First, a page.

Two years ago I had the pleasure of meeting Tom Rough in a Hudson Valley diner. We had met to discuss the plans and construction of a Klaus Metz-designed trimaran. His enthusiasm for the project, his creativity on the design front, his pragmatic approach to small craft boating – all were infectious from the start and have only served to make this a most enjoyable project. The build has been challenging at times, as there have been numerous changes to the original concept, but it has all been done with the optimism that a truly versatile and exciting boat awaits. Speaking of “a-waiting”, Tom has been extremely patient with my build schedule and has allowed me to tackle the various restoration and repair jobs that help keep a small boat builder afloat. In between these jobs, the ultimate trimaran continues its progress. We are two-thirds through the project but the following posts in the weeks ahead will bring you back to the beginning so that you may follow along the process as it unfolded from the start. Tom is a gifted writer and I will include his musings in some posts as well. His words project a passion for the boat, the idea, the adventure – and will bring many a reader to joy. But first, the design…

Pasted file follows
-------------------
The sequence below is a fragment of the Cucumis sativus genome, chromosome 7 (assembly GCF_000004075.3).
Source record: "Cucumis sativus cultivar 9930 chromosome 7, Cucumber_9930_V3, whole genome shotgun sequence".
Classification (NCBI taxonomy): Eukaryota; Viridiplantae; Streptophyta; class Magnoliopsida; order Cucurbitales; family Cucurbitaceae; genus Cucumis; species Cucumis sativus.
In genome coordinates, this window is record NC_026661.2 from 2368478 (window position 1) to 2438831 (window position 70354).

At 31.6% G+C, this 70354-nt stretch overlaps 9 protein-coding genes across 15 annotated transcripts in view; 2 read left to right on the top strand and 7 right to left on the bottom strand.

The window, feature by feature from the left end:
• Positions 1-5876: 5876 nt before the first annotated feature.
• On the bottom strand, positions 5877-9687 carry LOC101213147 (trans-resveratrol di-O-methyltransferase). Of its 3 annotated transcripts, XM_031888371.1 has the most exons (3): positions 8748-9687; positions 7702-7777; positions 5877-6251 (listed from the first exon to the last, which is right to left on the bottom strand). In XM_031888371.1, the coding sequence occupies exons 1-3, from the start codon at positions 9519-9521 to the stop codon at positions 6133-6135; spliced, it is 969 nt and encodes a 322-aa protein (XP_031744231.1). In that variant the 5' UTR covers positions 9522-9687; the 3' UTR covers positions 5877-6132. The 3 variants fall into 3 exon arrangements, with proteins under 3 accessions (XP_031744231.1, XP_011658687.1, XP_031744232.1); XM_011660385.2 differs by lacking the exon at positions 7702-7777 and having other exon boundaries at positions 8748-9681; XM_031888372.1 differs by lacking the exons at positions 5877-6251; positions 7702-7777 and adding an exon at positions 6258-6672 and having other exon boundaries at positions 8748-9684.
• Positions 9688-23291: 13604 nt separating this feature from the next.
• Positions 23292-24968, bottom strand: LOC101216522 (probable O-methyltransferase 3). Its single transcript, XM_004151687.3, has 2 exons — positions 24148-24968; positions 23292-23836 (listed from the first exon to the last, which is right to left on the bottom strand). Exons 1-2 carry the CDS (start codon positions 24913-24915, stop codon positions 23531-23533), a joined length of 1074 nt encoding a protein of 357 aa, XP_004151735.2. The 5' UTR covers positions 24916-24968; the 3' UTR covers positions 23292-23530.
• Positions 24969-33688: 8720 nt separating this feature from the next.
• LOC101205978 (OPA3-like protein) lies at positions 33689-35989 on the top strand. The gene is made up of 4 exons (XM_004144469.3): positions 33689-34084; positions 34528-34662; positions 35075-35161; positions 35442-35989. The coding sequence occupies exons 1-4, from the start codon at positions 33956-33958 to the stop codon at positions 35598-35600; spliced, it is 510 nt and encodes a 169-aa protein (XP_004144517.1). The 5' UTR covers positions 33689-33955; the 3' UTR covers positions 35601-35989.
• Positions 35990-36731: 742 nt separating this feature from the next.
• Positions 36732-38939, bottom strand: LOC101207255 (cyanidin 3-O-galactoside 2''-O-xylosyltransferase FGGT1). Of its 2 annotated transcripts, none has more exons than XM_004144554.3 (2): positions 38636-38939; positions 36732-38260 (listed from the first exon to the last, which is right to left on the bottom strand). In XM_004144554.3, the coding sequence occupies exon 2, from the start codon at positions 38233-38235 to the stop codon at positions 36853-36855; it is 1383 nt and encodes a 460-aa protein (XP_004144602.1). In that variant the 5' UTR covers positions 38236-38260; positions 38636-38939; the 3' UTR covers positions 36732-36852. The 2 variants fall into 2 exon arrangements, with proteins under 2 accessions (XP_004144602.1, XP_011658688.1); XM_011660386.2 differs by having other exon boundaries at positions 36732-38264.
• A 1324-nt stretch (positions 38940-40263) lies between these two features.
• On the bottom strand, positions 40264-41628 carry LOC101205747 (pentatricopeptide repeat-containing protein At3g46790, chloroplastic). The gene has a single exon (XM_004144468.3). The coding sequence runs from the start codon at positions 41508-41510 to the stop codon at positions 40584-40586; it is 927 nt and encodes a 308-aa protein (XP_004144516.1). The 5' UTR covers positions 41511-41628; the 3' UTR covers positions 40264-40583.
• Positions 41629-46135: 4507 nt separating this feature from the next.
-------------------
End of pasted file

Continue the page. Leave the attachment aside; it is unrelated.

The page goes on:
The TriRaid 560s is an expedition-style trimaran. Low weight, self-bailing cockpits, easy and light masts to step/unstep, furling sails, kick-up centerboard and folding akas/amas give this boat the “commando” feel needed to launch quickly and get in and out of your gunkholing and racing adventures. Be it in the mangrove flats or the open sound waters, safety and versatility along with adequate performance under all modes of propulsion (sail, pedal, or paddle) is the goal.
With the help and permission of Klaus Metz, a few modifications have been made to the original design. We have added an aft cockpit for a second person, which eliminates the deck amidships. We have also added a Mirage Drive in the forward cockpit along with the hopes of being able to squeeze in another drive in the aft compartment. The original battened mainsail will be replaced with a roller furling main. This compliments the roller furling jib in making the rig as user-efficient as possible.
Tom’s vision of a “work of kinetic art” will see a main hull, akas, and amas that are finished bright with marine varnish. The bottoms of the main hull and amas will be painted black to make touch-ups and repairs after a season’s worth of beachings easy.
There are many more tidbits, adjustments, customizations and reflections that accompany this project and they will be featured in future weekly-or-so blog posts. Stay tuned and Happy Holidays!